We have had a wonderful year at the Oberlin Conservatory of Music. It has certainly been a period of distinction for this great institution.
I would like to begin by conveying my sincere congratulations to you—Oberlin’s faculty, staff, students, alumni, and friends—on receiving the National Medal of Arts. Your talent and dedication have earned this award for Oberlin, and I was honored to accept it from President Barack Obama on your behalf. The medal is rarely given to an institution; it is awarded only when the level of achievement and excellence is considered extraordinary. Indeed, when we think of Oberlin and its advancement of culture throughout many decades, it is a worthy choice. As President Obama presented me with the medal, he asked that I pass along his personal congratulations to “everyone on the team at Oberlin,” and it is my privilege to do so. Bravo on your fabulous work!
I am pleased to say that we have opened the Bertram and Judith Kohl Building, the premier facility of its kind anywhere in the world. While a grand opening is certainly cause for celebration, the paramount opportunity is the one our students and faculty will have in experiencing the full benefits of this endeavor. The Conservatory of Music will undergo a transformation with the introduction of this building, and I look forward to seeing our faculty and students advance their work in such a beautiful structure. In the next issue of the conservatory magazine, we will provide detailed coverage of the event. On behalf of everyone in our community, I extend my sincere gratitude to all of the individuals who have made this project possible.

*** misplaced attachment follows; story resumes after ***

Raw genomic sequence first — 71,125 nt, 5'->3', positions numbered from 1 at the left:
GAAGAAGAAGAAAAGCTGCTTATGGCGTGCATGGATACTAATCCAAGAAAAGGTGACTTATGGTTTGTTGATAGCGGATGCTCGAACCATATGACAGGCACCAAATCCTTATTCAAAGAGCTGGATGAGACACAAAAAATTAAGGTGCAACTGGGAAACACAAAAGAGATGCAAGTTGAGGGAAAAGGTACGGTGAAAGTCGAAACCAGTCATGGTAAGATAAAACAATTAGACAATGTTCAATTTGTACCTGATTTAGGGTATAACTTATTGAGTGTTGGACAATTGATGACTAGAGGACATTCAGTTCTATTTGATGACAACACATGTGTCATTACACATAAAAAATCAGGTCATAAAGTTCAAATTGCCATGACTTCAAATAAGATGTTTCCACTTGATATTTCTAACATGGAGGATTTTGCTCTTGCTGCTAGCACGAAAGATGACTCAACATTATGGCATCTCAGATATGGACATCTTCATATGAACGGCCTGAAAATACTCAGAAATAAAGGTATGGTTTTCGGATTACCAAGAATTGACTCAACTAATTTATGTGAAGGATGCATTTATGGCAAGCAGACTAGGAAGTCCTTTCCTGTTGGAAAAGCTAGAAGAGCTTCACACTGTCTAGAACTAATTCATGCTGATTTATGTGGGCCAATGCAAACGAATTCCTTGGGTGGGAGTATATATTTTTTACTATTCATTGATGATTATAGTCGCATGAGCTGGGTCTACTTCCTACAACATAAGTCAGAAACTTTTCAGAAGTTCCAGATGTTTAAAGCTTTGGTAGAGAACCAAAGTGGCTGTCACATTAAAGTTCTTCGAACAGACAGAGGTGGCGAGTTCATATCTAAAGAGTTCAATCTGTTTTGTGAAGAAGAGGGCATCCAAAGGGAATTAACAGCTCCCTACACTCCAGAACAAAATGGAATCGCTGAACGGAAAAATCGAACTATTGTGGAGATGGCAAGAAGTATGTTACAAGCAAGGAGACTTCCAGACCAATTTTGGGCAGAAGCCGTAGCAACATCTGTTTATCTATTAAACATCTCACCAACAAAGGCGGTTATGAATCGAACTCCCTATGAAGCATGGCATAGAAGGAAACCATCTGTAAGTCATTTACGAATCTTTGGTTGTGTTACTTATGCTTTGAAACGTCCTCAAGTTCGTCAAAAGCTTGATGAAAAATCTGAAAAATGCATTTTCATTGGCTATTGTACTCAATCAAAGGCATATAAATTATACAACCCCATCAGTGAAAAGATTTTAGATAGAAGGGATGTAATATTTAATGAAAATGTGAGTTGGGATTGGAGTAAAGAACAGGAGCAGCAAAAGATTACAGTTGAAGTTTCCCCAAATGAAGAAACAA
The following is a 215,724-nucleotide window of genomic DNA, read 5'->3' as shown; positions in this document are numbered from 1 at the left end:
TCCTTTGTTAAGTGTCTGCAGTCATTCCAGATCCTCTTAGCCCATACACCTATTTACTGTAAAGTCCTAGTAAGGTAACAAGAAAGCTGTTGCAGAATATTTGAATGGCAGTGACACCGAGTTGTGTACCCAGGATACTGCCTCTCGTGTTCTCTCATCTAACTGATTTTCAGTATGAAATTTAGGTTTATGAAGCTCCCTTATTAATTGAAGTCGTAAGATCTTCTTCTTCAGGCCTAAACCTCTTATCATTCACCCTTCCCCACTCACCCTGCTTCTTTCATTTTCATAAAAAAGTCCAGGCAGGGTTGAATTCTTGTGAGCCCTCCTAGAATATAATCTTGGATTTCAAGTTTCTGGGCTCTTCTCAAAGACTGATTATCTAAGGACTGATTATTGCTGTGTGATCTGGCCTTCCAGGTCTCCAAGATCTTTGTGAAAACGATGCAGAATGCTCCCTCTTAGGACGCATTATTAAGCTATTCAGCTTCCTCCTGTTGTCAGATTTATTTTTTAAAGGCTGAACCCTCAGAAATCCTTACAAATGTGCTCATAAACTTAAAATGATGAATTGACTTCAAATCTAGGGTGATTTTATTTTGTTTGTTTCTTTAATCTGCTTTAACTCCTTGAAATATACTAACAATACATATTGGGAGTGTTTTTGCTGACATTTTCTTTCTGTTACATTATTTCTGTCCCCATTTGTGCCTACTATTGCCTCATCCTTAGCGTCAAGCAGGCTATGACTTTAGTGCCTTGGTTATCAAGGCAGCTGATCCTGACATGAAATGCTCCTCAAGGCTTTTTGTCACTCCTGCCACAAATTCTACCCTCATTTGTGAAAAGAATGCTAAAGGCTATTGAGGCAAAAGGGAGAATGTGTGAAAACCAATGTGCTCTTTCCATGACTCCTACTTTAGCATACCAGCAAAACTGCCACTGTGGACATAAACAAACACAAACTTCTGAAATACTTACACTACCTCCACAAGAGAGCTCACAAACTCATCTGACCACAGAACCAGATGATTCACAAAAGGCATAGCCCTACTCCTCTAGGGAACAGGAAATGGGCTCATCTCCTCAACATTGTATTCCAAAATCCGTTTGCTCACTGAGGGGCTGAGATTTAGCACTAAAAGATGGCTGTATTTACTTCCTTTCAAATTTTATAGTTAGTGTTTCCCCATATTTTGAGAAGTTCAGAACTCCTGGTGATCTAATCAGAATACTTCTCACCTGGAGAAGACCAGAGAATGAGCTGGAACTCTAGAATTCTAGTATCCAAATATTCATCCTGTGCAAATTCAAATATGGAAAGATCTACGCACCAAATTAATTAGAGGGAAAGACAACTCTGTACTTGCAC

The happiness experienced by our community with the opening of the Kohl Building has been tempered, however. Professor of African American Music Wendell Logan passed away on June 15, six weeks following the dedication concert and inauguration of our new home for jazz studies. This program, and the building that surrounds it, stand as a tribute to his courage, accomplishment, artistry, and humanity. His death is a tremendous loss to our community and to the world of music. His profound impact on our lives, and his work as an artist and teacher, will continue to influence generations of young musicians. His legacy will be a permanent inspiration for us all. He will be greatly missed by all of us.
David H. Stull
Dean of the Conservatory